This live performance was recorded at the Montreux Jazz Festival in Switzerland at 3:30 a.m.! It chronologically follows Sonny Rollins' 1974 Montreux set, The Cutting Edge. Herman plays soprano saxophone exclusively, leads a 15-piece band through contemporary funk and fusion music of the day, and is backed by such fine soloists as trombonist Jim Pugh, tenor saxophonists Greg Herbert and Frank Tiberi, and trumpeter Dave Stahl. Andy LaVerne plays primarily electric piano, while Chip Jackson anchors the band on bass; both would go on to long careers as sidemen and leaders, but this is the seed of their early work. Overt funk and wah-wah, and Herbert's overblown tenor, accent the Temptations' hit "Can't Get Next to You," while Stahl's excellent horn blowing and LaVerne's arpeggios flavor the slow, rockish swing and swelling horns of Leon Russell and Delaney & Bonnie's "Superstar." Harder funk and Afro-Cuban rhythms buoy clarion horns and Herman's Wayne Shorter-like solo on Gary Anderson's chart of Aaron Copland's "Fanfare for the Common Man" (which liner-note writer Herb Wong called an "acid feel" arrangement), while the Bill Mays-penned, Alan Broadbent-organized, flute-drenched (by Tiberi, Herbert, and Anderson) samba "Montevideo" starts with an upbeat swing and moves to LaVerne's Chick Corea-styled solo. Broadbent also wrote the beautiful Duke Ellington tribute "Tantum Ergo," which features a hymnal vocal choir and Herbert's soulful, pungent tenor sax dancing over meditational horns. Billy Cobham's "Crosswinds" is less potent than the original, but still plenty funky, with horns filling in considerable cracks. A CD for Herman completists only, this prefigured the direction he would take for most of the '70s, following trends rather than setting them.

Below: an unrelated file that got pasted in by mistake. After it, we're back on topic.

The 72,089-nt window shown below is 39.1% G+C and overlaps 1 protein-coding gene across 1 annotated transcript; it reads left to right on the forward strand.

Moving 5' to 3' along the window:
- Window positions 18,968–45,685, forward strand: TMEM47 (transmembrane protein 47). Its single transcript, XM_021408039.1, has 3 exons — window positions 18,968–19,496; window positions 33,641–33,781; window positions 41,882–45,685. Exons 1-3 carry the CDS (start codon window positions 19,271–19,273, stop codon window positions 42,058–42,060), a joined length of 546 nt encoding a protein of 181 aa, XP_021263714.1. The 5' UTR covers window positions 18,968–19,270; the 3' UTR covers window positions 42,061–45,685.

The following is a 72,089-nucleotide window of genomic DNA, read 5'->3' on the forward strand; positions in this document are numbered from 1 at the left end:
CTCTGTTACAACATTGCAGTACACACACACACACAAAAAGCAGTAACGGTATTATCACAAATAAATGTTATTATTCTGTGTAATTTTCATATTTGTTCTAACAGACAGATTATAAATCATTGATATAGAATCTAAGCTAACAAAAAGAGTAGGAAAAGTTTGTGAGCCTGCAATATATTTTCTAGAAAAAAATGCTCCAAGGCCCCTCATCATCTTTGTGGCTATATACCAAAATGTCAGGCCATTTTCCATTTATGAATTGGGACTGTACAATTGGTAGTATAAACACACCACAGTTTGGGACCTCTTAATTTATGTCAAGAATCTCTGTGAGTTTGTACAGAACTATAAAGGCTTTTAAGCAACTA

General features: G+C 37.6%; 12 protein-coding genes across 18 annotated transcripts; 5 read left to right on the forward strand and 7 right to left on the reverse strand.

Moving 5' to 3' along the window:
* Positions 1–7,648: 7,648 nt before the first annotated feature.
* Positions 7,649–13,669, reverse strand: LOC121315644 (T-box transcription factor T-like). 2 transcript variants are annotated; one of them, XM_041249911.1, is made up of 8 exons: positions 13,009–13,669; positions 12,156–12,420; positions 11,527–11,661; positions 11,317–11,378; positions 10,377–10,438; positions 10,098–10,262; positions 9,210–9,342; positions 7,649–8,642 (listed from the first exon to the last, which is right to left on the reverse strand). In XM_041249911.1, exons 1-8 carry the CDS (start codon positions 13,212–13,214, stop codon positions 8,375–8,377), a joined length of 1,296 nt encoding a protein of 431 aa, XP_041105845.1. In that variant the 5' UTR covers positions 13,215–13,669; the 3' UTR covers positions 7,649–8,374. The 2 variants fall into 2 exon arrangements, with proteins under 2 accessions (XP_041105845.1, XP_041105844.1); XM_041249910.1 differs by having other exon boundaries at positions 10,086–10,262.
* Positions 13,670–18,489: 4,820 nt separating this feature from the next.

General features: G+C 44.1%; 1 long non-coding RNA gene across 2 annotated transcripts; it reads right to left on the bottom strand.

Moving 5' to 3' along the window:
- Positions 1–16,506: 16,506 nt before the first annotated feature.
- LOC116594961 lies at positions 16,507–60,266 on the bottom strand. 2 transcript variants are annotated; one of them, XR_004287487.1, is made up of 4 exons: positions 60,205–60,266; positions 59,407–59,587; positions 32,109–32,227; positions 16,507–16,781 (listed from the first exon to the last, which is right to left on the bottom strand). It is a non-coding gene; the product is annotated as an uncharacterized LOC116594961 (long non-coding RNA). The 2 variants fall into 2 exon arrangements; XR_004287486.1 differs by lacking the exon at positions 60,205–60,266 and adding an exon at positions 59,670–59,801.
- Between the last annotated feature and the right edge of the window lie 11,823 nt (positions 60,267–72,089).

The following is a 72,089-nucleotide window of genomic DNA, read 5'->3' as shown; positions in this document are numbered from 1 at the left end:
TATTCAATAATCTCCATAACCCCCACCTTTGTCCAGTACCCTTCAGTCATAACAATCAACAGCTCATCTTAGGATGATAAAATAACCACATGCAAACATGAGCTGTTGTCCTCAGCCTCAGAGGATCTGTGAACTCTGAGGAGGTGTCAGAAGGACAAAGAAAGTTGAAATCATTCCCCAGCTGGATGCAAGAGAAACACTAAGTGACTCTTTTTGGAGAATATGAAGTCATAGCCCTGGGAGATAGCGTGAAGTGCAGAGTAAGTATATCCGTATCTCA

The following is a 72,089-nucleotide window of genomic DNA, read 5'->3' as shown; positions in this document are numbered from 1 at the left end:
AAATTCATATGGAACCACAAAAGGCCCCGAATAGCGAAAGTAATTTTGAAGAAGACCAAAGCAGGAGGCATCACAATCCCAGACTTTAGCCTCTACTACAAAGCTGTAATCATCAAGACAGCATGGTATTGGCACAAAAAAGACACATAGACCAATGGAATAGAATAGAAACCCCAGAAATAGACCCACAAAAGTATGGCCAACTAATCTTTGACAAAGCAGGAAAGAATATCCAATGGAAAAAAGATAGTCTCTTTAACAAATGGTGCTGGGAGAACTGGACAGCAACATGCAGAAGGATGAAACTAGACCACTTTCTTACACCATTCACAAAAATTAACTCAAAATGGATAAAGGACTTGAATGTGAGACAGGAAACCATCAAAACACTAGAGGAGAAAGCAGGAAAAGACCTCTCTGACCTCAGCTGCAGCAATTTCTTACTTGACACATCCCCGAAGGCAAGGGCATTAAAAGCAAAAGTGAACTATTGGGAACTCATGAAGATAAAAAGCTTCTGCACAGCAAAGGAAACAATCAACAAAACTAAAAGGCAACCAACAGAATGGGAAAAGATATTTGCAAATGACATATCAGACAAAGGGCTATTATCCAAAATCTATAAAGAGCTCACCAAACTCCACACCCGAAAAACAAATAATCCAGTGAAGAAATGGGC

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AllMusic Review by Michael G. Nastos